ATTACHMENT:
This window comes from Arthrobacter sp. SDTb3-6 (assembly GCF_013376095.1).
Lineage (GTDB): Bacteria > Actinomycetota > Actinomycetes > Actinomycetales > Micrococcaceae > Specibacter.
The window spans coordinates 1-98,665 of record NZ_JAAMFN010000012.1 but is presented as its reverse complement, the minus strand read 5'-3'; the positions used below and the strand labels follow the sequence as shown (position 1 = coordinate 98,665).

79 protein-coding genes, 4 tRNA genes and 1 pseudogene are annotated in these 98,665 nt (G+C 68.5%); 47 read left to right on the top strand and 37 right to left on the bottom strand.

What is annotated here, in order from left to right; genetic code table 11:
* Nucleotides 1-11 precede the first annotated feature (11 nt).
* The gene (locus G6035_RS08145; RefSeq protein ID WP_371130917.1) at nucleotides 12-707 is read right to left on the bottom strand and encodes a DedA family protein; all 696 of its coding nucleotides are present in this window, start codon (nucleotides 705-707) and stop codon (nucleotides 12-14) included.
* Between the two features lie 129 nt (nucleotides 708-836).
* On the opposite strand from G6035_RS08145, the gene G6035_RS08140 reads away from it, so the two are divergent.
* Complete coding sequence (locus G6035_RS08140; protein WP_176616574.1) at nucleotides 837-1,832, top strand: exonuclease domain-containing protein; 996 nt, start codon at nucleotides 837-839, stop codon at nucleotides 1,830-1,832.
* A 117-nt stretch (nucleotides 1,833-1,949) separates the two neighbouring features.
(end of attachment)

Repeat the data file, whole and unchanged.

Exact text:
This window comes from Arthrobacter sp. SDTb3-6 (assembly GCF_013376095.1).
Lineage (GTDB): Bacteria > Actinomycetota > Actinomycetes > Actinomycetales > Micrococcaceae > Specibacter.
The window spans coordinates 1-98,665 of record NZ_JAAMFN010000012.1 but is presented as its reverse complement, the minus strand read 5'-3'; the positions used below and the strand labels follow the sequence as shown (position 1 = coordinate 98,665).

79 protein-coding genes, 4 tRNA genes and 1 pseudogene are annotated in these 98,665 nt (G+C 68.5%); 47 read left to right on the top strand and 37 right to left on the bottom strand.

What is annotated here, in order from left to right; genetic code table 11:
* Nucleotides 1-11 precede the first annotated feature (11 nt).
* The gene (locus G6035_RS08145; RefSeq protein ID WP_371130917.1) at nucleotides 12-707 is read right to left on the bottom strand and encodes a DedA family protein; all 696 of its coding nucleotides are present in this window, start codon (nucleotides 705-707) and stop codon (nucleotides 12-14) included.
* Between the two features lie 129 nt (nucleotides 708-836).
* On the opposite strand from G6035_RS08145, the gene G6035_RS08140 reads away from it, so the two are divergent.
* Complete coding sequence (locus G6035_RS08140; protein WP_176616574.1) at nucleotides 837-1,832, top strand: exonuclease domain-containing protein; 996 nt, start codon at nucleotides 837-839, stop codon at nucleotides 1,830-1,832.
* A 117-nt stretch (nucleotides 1,833-1,949) separates the two neighbouring features.